I’ve just returned from an overseas sales trip to the US. It was an interesting journey with stops in Napa, Seattle, Washington DC and New York. The humming propellers of the Air Alaska flight from Santa Rosa to Seattle in particular took me back in time as we wove our way north along the Russian river before tracing the ridge of the Pacific mountain range north. The ocean stretched out to our left and a sea of endless granite peaks in all other directions.
A few things stood out about this flight. Firstly, Santa Rosa was the most chilled airport I’d ever passed though and probably the best airport meal I’ve ever had: fresh Alaskan crab cakes. When last did you have anything fresh anywhere near an airport? Their wine and craft beer selection had a strong local focus and was also darn good. Secondly, the onboard staff were really funny, taking the mickey out of themselves and pretty much everything from the complexity of safety belts to the location of the toilets. We arrived in Seattle to vast expanses of forest and ocean inlets – a beautiful horizon composed of trees and water.
And they’ve certainly got their priorities straight. I had to pay $20 dollars at check-in for my luggage, but my massive 12 case wine carrier was free! If you go fishing in Alaska, the same applies to your catch: the fish fly free – you only pay for luggage. Who needs a change of clothes when you have wine and fresh fish?
I can picture a Monty Python skit:
“I’m terribly sorry sir, we have to bump your wife off this flight. We have very nice Washington state Pinot Noir that needs her seat!”
‘What? That’s outrageous, bump us up to first class!’
“Oh no sir, first class is reserved for fresh Alaskan salmon.”
Back from the flying circus, I began thinking about priorities. How you build your company on your values and how those resonate with both staff and customers, attracting the right people. What are our priorities at The Drift? What makes us plant Barbera on a very cold farm, high up, when experts tell us this varietal likes warm valleys? Why plant grapes in the first place in a traditionally wheat growing area on a farm known for onions and potatoes? Why spend more on a label than most companies spend on wine, bottle and label combined?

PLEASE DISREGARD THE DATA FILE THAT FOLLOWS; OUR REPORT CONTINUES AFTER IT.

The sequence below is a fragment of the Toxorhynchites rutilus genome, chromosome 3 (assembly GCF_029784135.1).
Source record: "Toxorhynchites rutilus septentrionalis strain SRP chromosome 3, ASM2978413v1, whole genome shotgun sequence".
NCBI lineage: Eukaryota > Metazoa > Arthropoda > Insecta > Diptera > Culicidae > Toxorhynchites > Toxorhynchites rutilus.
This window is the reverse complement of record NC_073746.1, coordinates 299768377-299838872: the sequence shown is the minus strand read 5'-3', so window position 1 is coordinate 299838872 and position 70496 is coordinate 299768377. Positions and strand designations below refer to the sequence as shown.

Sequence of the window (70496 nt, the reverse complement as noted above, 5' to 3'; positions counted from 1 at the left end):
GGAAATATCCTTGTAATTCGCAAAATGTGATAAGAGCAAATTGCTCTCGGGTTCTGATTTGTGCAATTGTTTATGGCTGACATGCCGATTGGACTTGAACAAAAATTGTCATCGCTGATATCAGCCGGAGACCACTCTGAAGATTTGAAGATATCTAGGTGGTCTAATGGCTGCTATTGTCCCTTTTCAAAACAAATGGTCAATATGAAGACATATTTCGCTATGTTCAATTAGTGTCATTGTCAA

Once you distil your driving passion, your vision becomes clear. Poetry comes to mind: a poem is a thing of beauty; the essence. Poems require no explanation, you feel it in your gut – the words hint at something ephemeral, rooted firmly in the Mystical. We love poetry at The Drift, but ink, paper and quill are also important. These raw materials write a poem into being to create a cohesive whole.
How do you capture the essence of a farm? The wind gently blowing in the fynbos, the million year old weathered granite in the soil. Family laughter drifting out across the lawn.
There’s only one way to do it: grow something sensitive to its environment, something affected by all these unique and challenging elements. While our onions, garlic and olive oil represent the farm, it’s in the grapes that these nuances come to the fore, telling a story.
Timing is essential: we harvest when the grape is at its most flavourful and expressive. Too soon and the greenness of the fruit overpowers the wine; too late and its essence is lost in dull, dried out fruit. Better to cycle back the dead fruit into the earth for another year. There is a perfect moment between the in and out breath where nothing exists except what is – therein lies the poem. It has always existed. We refine the grape’s natural poetry gently in the cellar with as little mechanical interference as possible. Through hard work and humbleness, we encourage it to reveal its spirit. This is the magic and mystery of wine, the art form of creating it, and why we love it so.
We can no more claim it as ours, as we could the wind in the blumgums, or the winter sun streaming onto the verandah. But without us, it would be a fleeting, unheard song. It requires a team of dedicated idealists to nurture the poem into existence. And finally, after all this, you just have to open the bottle to complete the artwork.
Our red blend has revealed itself at last: a blend of Malbec and Shiraz with Tannat, Touriga Nacional and Pinot Noir carefully blended in to spice it up. From every block and parcel of The Drift, it’s as if the whole farm wrote a poem and called it ‘Moveable Feast’.
It is named after Hemingway’s autobiography. He was an author who stripped away irrelevant words to conjure a complex tapestry of emotions and images. The packaging took many twists and turns to complete, but the journey, we hope you’ll agree, was worth it.
Bottled and ready for you. If you wish to taste our farm in a glass, please drop us a mail an firstname.lastname@example.org. The first order in gets a bottle on us.